Wonder Woman got a makeover, but she's still behind the curves. Her designers seem not to realize that for decades women have been in the ascendancy in the marketplace, and it's male action heroes who require a makeover, literally and figuratively. Exceptions still rule the imaginations of children, but in the world where most grown-ups live, the male sex seems to need a Wonder Man to idealize possibilities.
Or to put it bluntly, woman is the new man.
For the first time, women make up the majority of the workforce. Women dominate the numbers in undergraduate education and in professional schools. Three women to every two men will earn a B.A. this year. More women than men are studying to become doctors and lawyers. More women than men are managers. Women who were furious when a talking Barbie said, "Math is hard," now have the chance to disprove that. Women now make up 54 percent of the accountants, and they're running about even in jobs of banking and insurance.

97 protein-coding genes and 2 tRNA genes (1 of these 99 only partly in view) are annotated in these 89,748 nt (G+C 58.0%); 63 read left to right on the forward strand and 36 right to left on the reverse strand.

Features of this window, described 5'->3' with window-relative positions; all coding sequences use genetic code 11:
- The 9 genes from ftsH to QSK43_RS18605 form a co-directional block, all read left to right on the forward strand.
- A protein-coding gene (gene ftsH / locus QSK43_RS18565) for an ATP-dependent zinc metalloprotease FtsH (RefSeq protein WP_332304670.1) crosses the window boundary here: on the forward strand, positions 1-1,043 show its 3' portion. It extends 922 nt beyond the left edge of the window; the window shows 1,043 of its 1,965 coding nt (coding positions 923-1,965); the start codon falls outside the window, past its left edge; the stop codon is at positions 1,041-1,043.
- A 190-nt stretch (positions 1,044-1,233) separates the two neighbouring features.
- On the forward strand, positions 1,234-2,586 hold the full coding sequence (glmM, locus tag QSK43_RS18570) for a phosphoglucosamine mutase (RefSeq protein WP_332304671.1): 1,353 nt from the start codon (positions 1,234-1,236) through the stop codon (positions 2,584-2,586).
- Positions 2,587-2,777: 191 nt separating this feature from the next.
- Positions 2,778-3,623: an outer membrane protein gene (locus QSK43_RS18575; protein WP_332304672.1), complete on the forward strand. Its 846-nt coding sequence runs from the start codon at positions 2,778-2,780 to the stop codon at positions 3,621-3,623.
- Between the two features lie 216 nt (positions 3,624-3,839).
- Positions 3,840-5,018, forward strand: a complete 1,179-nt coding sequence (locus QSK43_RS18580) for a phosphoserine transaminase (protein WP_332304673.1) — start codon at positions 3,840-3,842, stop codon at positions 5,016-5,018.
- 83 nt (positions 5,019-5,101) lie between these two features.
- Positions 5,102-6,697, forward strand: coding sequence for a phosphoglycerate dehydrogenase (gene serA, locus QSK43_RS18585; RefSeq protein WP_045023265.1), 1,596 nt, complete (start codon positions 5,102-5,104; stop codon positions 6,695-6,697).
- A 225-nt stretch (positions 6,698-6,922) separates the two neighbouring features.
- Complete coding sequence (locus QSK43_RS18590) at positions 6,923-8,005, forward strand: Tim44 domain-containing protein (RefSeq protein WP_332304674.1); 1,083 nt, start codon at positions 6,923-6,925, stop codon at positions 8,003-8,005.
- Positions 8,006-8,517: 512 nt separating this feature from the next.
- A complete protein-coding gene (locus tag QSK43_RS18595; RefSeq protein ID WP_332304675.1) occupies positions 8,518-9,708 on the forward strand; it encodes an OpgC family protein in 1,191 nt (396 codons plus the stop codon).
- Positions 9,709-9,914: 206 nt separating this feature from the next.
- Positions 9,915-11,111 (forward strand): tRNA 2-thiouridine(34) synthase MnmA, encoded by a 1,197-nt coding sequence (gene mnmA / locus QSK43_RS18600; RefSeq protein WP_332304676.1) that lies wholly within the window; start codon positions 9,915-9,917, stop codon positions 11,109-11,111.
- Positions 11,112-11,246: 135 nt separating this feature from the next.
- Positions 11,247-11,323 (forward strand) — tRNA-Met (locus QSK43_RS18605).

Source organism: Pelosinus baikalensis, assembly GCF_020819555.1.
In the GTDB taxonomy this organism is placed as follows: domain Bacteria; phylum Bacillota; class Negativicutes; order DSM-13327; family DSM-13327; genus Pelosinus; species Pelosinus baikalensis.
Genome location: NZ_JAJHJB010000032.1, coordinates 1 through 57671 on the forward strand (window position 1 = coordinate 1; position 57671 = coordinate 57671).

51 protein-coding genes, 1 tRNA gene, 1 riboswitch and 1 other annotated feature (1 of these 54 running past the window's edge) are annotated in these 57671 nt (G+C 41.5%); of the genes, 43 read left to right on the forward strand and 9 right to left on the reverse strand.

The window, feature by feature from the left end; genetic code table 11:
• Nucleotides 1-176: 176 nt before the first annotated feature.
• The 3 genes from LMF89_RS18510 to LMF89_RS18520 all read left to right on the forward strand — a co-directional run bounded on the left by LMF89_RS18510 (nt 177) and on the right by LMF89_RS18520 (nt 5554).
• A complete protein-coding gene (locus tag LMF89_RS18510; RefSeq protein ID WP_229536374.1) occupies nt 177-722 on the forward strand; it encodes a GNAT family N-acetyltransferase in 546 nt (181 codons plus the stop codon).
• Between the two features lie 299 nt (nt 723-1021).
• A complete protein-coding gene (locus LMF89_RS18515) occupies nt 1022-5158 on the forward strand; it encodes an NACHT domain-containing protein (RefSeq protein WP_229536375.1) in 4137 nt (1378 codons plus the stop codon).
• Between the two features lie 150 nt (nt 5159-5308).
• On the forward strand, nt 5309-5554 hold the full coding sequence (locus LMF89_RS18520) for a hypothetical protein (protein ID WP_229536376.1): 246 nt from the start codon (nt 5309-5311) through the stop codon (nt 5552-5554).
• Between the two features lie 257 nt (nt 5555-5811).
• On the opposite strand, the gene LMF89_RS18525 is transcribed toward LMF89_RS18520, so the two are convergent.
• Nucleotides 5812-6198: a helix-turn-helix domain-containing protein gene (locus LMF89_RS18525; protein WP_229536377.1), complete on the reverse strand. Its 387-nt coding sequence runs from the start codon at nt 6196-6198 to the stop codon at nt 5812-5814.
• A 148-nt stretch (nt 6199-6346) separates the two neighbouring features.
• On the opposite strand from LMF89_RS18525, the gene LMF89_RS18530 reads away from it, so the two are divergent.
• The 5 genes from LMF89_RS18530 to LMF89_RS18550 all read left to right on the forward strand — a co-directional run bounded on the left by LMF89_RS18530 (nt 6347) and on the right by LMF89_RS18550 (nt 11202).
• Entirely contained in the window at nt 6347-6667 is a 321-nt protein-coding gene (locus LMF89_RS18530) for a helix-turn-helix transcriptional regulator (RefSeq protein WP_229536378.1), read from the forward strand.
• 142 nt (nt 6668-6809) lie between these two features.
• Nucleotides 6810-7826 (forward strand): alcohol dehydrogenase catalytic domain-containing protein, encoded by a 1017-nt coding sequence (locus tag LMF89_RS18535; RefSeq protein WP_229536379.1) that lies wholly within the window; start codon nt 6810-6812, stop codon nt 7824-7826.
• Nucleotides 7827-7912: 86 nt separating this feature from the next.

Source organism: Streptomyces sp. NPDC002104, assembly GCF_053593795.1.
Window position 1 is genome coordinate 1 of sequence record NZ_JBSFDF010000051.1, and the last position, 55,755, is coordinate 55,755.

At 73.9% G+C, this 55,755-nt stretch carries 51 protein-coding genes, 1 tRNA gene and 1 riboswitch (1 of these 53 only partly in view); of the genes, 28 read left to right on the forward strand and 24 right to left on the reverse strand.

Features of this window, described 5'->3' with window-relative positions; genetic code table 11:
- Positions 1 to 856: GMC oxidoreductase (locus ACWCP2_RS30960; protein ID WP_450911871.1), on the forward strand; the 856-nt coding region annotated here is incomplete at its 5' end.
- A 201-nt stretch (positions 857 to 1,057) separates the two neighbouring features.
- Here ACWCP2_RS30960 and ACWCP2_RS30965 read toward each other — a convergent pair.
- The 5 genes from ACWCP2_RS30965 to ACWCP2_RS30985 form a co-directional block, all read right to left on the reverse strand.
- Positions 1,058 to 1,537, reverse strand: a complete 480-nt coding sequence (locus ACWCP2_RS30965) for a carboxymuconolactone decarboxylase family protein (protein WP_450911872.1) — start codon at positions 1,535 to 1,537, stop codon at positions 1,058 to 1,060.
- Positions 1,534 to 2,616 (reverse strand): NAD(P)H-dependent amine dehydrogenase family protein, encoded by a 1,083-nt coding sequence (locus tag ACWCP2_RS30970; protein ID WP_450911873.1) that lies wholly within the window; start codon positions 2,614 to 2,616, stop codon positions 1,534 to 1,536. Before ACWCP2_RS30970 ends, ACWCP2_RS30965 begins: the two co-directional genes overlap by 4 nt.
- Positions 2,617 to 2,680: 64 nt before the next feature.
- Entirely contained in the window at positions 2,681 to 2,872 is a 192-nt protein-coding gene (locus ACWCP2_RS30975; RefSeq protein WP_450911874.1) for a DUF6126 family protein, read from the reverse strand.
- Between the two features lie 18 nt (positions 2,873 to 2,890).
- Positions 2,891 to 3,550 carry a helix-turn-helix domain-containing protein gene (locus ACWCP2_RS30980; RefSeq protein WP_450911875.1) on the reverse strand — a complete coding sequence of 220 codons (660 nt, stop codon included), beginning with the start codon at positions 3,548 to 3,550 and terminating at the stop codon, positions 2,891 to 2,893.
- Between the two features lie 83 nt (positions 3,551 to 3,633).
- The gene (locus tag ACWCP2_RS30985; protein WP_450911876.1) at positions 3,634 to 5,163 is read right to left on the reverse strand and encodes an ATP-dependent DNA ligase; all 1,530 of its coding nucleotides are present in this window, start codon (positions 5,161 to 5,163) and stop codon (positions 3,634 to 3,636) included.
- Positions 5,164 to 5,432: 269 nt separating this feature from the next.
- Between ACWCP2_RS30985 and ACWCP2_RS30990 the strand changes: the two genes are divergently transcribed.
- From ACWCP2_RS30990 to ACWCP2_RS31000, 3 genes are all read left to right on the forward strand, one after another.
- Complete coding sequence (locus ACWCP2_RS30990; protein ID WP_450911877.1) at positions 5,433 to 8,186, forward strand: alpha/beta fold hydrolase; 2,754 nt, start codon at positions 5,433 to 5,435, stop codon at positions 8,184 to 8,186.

Women are accelerating their rise in politics, too, though so far there's no proof that they'll be different from their male counterparts in effectiveness, even though conventional biological wisdom suggests they bring a different way of looking at legislation as well as life. The female speaker of the House hasn't balanced the budget (and shows little interest in doing so), but traditionally "soft," feminine qualities of empathy and cooperation are in demand in the marketplace.
The familiar aggressive male approaches characterized in the sitcom "Mad Men," about cut-throat ad men in the 1950s, are out. Hierarchical structures that governed positions of leadership a half-century ago are rapidly being replaced by horizontal models. The hard edges of the table, with a CEO at the head, have been sanded and rounded for oval-shaped seminars.
"Men dominate just two of the 15 job categories projected to grow the most over the next decade: janitor and computer engineer," writes Hanna Rosin in an essay titled "The End of Men" in Atlantic magazine. "Women have everything else -- nursing home health assistance, child care, food preparation."
Obviously, these are traditional women's domains, but what's at work here is that women are now getting paid for work for which there is an increasing demand in a service economy. The nanny, in fact, can demand a high salary as her specialty becomes professionalized, and more upper-middle class women seek educated women to be the substitute mommy as they leave the home to enter the workforce.